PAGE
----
Calculus I consists of the concepts of limit, continuity, differentiation and integration; and the applications of these concepts. In general.... [i edited, its long, it just says a lot about what calc 1 is.]
    Calculus II is intended to complete the basic introduction to calculus for students in the mathematical and physical sciences, and for others who require a solid introduction to calculus; and consists of the applications of integration, techniques of integration, parametric equations, polar coordinates, sequences and series.... [edit this one too... it says a lot]
    Calculus III consists of the concepts of partial differentiation, multiple integrals (with applications), line integrals, Green’s Theorem, surface integrals, Stokes’ Theorem, and the divergence theorem.... [lots again]
    Ordinary differential equations with emphasis on the solutions and analysis of first and higher order differential equations drawn from fields of physics, chemistry, geometry, and engineering...
    Solving systems of linear equations, matrix operations, determinants, vector spaces, linear transformation, orthogonality, Gram-Schmidt process, projections, and eigenvalues and eigenvectors...
    Permutations, combinations, events and their probabilities, Bayes formula, random variables, probability distributions, expected value, functions of random variables, moment generating functions, central limit theorem and its role in statistics...
    Descriptive statistics, relationships between variables, interpretation of data and graphs, rudiments of probability, elementary statistical models, hypothesis testing, inference, and estimation. Topics in multivariate data analysis with applications in various areas of interest, including multiple regression, analysis of experimental designs, covariate adjustment, non-linear regression and the use of standard multivariate statistical packages. A comprehensive study of basic statistical methods. Topics include descriptive statistics, numeracy, report writing, basic probability, experimental design and analysis....
    Presents material covered in a traditional algebra course but with emphasis toward business applications. Linear equations, systems of linear equations, systems of linear inequalities, elements of matrix algebra and probability. Presents some of the mathematical tools that are useful in the analysis of business and economic problems. Topics are: compound interest, annuities, differential and integral calculus...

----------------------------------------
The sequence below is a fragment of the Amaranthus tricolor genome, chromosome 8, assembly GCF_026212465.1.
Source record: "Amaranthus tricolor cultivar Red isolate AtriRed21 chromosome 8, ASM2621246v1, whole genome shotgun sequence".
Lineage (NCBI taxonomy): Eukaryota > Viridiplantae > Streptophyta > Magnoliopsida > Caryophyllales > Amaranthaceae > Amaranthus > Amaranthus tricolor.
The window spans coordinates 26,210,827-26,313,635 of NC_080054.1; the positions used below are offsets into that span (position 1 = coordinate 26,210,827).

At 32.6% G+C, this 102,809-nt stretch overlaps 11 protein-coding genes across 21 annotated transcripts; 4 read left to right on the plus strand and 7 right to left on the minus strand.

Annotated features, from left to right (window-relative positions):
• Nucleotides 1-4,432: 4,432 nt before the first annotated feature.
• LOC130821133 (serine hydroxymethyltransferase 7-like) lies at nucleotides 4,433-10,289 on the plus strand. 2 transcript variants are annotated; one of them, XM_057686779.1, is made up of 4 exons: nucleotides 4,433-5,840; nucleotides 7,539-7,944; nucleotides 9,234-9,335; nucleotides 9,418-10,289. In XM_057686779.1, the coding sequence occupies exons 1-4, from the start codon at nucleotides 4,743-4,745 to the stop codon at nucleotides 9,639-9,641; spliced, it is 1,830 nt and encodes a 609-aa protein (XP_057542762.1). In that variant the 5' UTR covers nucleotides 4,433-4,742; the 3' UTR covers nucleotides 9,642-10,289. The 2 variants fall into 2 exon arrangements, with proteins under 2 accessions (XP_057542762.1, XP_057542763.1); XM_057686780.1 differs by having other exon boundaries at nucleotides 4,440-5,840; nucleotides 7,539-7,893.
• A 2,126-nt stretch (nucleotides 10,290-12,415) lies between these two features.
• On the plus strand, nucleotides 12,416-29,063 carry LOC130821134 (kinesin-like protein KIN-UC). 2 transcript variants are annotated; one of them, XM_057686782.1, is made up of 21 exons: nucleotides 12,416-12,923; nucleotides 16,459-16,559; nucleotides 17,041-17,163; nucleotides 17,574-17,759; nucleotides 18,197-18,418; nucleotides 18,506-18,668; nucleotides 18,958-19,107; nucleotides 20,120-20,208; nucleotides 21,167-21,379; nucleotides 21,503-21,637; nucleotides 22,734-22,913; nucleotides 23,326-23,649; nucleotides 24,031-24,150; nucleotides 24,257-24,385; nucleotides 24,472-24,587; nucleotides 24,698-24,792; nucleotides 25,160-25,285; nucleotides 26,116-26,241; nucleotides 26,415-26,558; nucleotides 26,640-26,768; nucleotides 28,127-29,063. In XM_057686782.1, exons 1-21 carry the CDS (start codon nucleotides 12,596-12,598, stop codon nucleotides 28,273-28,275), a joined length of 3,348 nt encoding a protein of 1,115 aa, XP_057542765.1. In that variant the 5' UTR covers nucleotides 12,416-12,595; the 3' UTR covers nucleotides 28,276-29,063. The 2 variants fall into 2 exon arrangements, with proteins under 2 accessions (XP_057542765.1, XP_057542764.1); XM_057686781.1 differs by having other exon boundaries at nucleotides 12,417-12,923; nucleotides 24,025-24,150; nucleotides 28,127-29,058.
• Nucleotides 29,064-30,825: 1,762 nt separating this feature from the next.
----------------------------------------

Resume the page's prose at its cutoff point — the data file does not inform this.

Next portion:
The word "geometry" comes from the Greek geometrein (geo,"earth", and "metrein, "to measure"); geometry was originally the science of measuring the land.... [a TON of stuff...]
    Various topics in elementary number theory. Divisibility, congruences, quadratic reciprocity, and multiplicative functions....
    Zorn’s Lemma, groups, including free groups and dihedral groups. Rings including factorization, localization, rings of polynomials, and formal power series. An introduction to modules....
    Rings and field theory, including polynomial rings and field extensions....
    The properties of continuous mappings from N-dimensional Euclidean space to M-dimensional Euclidean space; an introduction to differential forms and vector calculus, based upon line integrals, surface integrals, and the general Stokes theorem....
    The basic principles of Galois theory are introduced in this course. Topics covered are rings, polynomial rings, fields, algebraic extensions, normal extensions, and the fundamental theorem of Galois theory.
    Last edited: Mar 26, 2005
  5. Mar 27, 2005 #4

    matt grime

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    I got that from their "list of topics" page, and there was only the one. Perhaps a different page since the link you posted wasn't one that worked for me?

    That looks better, though why on earth zorn's lemma is in the group theory section is a mystery, mind you most of the other topics there are odd as well.
  6. Mar 27, 2005 #5
    its ok though, something like mathworld.wolfram.com but its not detailed enough.